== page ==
Gerald Groff began working for the United States Postal Service in 2012. At that time, there was no requirement that he work Sundays. When USPS started Sunday deliveries for Amazon, Groff requested, and received, a transfer to a small USPS station that did not make Sunday deliveries. But in 2017, his USPS station began doing Amazon deliveries. Groff refused to work on Sundays and received progressive discipline for failing to do so. In 2019, he resigned and sued under Title VII, claiming that USPS could have accommodated his sabbath worship without “undue hardship.”
Title VII requires employers to reasonably accommodate an employee’s practice of religion. In 1977, the Supreme Court issued an opinion in Trans World Airlines, Inc. v. Hardison, which, for the past 45 years has been used by courts to interpret “undue hardship” in the context of religious accommodations as any effort or cost that is “more than … de minimis.”
In Groff v. DeJoy, the Supreme Court clarified its decision in Hardison, threw out any reliance on the de minimis test, and ruled that an employer must accommodate an employee’s religious practices unless it can show that accommodation would result in “substantial increased costs in relation to the conduct of its particular business.” The Court pointed out that the words chosen by Congress, “undue hardship,” mean more than a “burden,” and even more than a “hardship” alone – rather, to deny accommodation, an employer must show that accommodation creates a hardship that is “excessive” or “unjustifiable.” In short, “’undue hardship” is shown when a burden is substantial in the overall context of an employer’s business.’”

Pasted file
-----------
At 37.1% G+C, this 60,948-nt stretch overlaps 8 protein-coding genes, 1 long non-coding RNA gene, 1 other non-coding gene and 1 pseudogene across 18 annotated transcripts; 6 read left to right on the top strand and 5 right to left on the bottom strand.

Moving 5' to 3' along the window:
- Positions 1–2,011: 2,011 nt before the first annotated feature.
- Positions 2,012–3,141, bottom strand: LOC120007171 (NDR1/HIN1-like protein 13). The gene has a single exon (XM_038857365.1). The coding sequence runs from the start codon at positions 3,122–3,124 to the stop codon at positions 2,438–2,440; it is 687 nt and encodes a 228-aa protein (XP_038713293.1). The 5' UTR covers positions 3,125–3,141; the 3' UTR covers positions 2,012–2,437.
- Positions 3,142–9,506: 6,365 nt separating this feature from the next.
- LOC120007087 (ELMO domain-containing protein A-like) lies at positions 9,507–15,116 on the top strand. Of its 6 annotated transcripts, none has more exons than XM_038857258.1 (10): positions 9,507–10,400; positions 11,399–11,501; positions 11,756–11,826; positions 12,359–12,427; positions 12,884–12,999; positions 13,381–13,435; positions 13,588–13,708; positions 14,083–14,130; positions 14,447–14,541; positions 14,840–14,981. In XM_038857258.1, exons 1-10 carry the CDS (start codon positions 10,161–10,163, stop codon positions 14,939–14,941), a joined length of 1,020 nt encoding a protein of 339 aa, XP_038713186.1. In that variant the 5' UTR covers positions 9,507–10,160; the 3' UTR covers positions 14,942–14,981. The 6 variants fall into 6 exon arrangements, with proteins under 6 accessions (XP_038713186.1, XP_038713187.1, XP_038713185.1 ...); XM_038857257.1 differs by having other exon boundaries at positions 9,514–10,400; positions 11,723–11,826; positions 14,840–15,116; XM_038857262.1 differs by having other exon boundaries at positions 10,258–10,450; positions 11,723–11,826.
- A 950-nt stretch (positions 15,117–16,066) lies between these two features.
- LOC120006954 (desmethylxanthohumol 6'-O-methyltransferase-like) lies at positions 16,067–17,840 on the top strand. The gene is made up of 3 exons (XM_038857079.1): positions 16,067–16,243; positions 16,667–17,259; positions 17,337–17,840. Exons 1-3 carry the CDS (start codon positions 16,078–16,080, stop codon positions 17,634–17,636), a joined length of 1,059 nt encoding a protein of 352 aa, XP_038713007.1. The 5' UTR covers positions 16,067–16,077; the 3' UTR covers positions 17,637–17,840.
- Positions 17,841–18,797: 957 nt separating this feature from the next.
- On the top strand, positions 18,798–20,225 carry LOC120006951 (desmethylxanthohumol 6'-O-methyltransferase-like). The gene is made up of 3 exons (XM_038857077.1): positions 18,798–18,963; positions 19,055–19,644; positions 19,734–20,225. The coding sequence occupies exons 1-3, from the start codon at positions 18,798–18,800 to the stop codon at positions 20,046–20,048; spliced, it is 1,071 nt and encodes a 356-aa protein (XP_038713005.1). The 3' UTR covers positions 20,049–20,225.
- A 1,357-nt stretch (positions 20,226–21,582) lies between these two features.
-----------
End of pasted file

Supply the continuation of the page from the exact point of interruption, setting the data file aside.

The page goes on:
For employers, Groff means that requests for religious accommodation must be given more deference. It is not enough to show the request will impose somewhat on other employees or require more in the way of creative scheduling or slightly increased costs. These “burdens” won’t be enough. The test is “undue hardship” and that is much more than de minimis.
If you would like more information about the Groff decision and what it means for your workplace, please contact David Barton firstname.lastname@example.org or Linda Bird email@example.com or your favorite attorney at BurnsBarton PLC.